Canada: a brief history of failed GHG reduction policies

Attended a talk entitled Getting Climate Policy Right yesterday, presented by Mark Jaccard and co-sponsored by University of Toronto’s School of Public Policy & Governance and the Centre for Environment. Jaccard is a leading expert, not just in Canada but internationally, on climate change policy and economic modelling, and delivered an informative, stimulating and engaging presentation.

Some of the key take-aways:

  • Energy efficiency is expensive – economists who model energy efficiency policies and programs often still fail to take into account a variety of factors that make investment in energy-efficient technologies much more costly.
  • Information programs are not enough – governments have 4 (or five) policy levers to reduce greenhouse gas emissions: information campaigns (e.g. the Rick Mercer one-tonne challenge), subsidies, regulations, financial penalties (taxes), and cap and trade schemes (a combo of numbers 3 and 4). We need to see much more of numbers 3-5.
  • Offsets are not working the way they’re supposed to – in the EU cap and trade scheme (or at least ETS1), companies can achieve 15% of their targets via offsets which go to clean development mechanisms as subsidies to developing countries for advanced, cleaner technologies from developed countries. Jaccard showed the audience a slide demonstrating how China is taking advantage of this as a “free-rider,” using the CDMs for hydroelectic projects that would already have been done anyway, and thus failing to have any mitigating impact on their GHG emissions from coal-fired plants.
  • Targets don’t matter – while I think the language used here is a bit too strong (of course targets matter), what Jaccard is saying is that we’ve been setting great targets for years, but have consistently failed to meet them. According to Jaccard, we need clear plans for meeting our targets, absolute caps and minimal or no offsets. Which brings me to…
  • Canada has been failing at greenhouse gas reduction policies since the late 80s – first introduced by the Mulroney government, Canada has gone through more than five policies to reduce GHGs, all of them failures. By the reckoning of Jaccard’s team, the current plan under the Conservatives will have some effect (good news) but not nearly as much as is claimed or needed.

As Jaccard said, Canada has clearly demonstrated it is a follower and not a leader in this area. We should expect to see more action once the US has got implemented some serious GHG reduction policies, which will hopefully be happening soon.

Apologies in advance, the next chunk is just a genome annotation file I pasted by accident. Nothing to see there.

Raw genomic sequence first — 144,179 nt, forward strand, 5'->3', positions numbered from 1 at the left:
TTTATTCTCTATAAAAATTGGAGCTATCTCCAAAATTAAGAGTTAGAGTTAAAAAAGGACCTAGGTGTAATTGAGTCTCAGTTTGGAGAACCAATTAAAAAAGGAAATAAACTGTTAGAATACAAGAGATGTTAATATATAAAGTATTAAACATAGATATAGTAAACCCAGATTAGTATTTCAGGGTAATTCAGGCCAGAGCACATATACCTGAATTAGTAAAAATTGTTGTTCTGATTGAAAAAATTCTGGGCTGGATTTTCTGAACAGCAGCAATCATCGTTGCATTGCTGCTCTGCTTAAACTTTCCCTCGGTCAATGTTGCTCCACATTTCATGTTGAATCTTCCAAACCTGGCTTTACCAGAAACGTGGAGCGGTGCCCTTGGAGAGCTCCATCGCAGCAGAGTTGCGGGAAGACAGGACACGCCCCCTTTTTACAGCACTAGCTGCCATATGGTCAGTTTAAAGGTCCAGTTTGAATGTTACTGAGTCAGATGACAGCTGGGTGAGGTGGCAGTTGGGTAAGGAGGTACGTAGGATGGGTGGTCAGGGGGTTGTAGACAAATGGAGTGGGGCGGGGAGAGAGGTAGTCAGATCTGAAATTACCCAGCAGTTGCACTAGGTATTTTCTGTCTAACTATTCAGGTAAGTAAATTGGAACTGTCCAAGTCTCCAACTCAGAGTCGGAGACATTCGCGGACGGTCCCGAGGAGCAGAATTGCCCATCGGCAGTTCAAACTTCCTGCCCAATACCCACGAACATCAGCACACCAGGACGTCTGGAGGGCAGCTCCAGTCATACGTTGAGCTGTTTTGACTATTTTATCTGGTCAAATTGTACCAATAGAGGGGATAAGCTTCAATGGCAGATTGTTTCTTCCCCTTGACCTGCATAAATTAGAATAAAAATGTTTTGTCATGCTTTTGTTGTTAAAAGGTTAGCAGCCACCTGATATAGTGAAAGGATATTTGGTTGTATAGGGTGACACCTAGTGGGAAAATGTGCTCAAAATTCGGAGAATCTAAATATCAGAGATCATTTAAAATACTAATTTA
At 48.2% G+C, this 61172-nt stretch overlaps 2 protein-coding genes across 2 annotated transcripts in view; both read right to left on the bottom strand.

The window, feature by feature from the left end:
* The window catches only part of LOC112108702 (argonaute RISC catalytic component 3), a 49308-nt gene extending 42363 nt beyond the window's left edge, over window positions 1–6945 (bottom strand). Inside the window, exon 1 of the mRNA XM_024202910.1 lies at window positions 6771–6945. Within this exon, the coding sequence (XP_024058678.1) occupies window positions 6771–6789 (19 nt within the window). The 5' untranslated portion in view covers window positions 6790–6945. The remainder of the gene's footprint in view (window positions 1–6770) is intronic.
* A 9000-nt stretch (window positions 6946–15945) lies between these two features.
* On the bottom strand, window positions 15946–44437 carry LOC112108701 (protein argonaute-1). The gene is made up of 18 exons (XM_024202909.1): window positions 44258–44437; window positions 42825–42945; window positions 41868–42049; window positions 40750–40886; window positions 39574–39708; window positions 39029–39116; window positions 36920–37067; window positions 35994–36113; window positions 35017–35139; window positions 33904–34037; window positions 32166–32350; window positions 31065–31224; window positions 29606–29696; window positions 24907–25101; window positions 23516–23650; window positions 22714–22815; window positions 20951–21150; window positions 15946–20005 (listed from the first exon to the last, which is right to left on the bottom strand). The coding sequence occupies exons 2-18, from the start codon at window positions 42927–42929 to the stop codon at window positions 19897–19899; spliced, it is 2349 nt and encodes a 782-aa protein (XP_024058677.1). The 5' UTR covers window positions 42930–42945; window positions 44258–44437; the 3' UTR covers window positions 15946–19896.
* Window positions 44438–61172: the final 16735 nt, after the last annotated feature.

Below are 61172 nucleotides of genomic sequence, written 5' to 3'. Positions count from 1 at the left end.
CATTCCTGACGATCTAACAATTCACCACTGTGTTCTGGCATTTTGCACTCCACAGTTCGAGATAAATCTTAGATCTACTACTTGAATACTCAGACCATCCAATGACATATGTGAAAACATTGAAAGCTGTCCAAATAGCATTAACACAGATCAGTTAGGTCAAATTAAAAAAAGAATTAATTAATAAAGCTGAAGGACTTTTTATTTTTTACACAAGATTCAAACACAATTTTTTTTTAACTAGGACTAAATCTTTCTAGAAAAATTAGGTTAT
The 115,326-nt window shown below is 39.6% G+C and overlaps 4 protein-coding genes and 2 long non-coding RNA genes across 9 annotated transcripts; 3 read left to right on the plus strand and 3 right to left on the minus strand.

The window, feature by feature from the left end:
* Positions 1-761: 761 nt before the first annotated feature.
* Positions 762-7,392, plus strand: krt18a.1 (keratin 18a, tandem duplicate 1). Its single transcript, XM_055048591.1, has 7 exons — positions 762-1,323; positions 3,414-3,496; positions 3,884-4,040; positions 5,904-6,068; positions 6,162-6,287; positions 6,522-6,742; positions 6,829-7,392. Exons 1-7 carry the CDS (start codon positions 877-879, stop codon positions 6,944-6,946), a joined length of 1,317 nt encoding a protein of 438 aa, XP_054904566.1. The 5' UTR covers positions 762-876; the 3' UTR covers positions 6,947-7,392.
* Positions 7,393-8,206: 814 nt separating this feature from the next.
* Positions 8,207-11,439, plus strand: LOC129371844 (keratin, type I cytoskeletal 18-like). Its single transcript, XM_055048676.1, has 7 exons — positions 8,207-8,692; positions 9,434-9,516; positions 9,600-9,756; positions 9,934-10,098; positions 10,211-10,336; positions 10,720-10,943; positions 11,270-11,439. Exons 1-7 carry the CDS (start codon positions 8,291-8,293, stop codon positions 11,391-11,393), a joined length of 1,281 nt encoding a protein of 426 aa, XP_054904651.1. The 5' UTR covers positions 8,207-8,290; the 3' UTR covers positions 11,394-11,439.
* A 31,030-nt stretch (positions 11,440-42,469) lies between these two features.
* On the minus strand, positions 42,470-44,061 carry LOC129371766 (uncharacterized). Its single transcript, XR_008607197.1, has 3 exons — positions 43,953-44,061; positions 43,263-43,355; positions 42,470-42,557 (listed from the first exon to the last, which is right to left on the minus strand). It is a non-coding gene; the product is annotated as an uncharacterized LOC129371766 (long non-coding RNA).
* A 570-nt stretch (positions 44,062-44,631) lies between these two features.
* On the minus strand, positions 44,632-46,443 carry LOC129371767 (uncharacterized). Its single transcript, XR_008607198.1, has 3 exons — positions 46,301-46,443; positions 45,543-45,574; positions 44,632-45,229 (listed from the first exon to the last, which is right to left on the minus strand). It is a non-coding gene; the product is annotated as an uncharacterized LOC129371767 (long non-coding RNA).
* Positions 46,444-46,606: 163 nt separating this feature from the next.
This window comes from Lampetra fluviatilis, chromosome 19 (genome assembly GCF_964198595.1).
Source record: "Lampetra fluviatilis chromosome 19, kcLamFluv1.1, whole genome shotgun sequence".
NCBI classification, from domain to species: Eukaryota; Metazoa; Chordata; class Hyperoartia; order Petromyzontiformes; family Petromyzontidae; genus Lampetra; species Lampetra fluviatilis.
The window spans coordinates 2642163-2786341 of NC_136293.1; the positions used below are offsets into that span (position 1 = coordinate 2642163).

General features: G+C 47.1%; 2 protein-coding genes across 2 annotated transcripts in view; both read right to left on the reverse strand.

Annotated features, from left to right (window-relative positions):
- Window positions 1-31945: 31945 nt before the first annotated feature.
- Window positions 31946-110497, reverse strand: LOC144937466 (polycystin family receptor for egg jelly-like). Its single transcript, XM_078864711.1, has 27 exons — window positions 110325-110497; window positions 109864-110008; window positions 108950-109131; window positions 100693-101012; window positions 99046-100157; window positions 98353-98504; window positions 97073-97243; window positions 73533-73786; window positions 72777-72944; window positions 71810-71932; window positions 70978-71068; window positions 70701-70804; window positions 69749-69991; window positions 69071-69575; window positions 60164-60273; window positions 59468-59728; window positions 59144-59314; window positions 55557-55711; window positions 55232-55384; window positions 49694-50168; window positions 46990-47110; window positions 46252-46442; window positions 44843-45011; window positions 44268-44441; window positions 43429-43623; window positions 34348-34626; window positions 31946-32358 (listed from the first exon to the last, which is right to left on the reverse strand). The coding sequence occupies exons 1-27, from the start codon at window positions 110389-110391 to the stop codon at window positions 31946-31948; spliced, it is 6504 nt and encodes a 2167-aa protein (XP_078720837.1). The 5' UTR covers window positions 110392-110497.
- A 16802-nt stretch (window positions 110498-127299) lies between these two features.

The future of journalism

From one of my favourite e-newsletters, J-Source, comes a provocative article by Alan Bass, assistant prof at Thompson Rivers University School of Journalism, that takes journalists themselves to task for failing to preserve the vitality of journalism and for failing to make the case for the relevance of journalism vis-a-vis the infotainment that constitutes the majority of “media.”

What’s wrong with journalism? Look in the mirror is worth reading for anyone interested in the challenges that faced by major news outlets–particularly those challenges posed by the new forms of media emerging on the web. Though I think Bass places too much blame on journalists themselves (and simultaneously assumes they have more power to reform “the press” than they do), such calls for serious self-reflection are an essential part of efforts to change large, public institutions like the media. If change can’t (at least partially) come from within, it won’t happen.

Scam ads on Facebook

Perhaps I’m the only one to whom this would be unexpected, but I was surprised to notice blatant scam ads on Facebook today. Maybe they’re not a recent addition but I just noticed them today for the first time. I would have thought such things wouldn’t get clearance from Facebook’s marketing department.

Who knows how useful the little “thumbs down” functionality is in getting the misleading ads removed.

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As the web gets smarter, will our anonymity evaporate?

One of the most exciting things going on in webland today, I think, is the myriad of technologies, user experiences, and computer-to-computer interactions that typically pass under the monikers of “Web 3.0” or “the semantic web.” There isn’t a lot of general agreement on what precisely these terms mean (though I think the latter is more concrete), but what many people envision as the future of the web is an online environment in which data, text, and various forms of information and media are structured in ways that are machine-readable (if not machine-interpretable), leading to all sorts of new possibilities for interoperability between websites, new forms of user-agent interaction, and generally a web experience that is less characterized by “dumb” websites.

All of this, in addition to the manifest benefts, of course probably would present new opportunities for abuse, invasive marketing techniques, and threats to users’ privacy.

A glimpse of this last concern was provided recently by a paper from some Google researchers (“Could your social networks spill your secrets?”) that details how data from two different social networking sites (e.g. LinkedIn and Myspace) could be linked together to reveal the single person behind two different public profiles, despite the profiles being relatively anonymous and not directly linked. From the NewScientist article:

That approach is dubbed “merging social graphs” by the researchers. In fact, it has already been used to identify some users of the DVD rental site Netflix, from a supposedly anonymised dataset released by the company. The identities were revealed by combining the Netflix data with user activity on movie database site IMDb.

December 2009: As an addendum to this article, I direct your attention to “project gaydar”.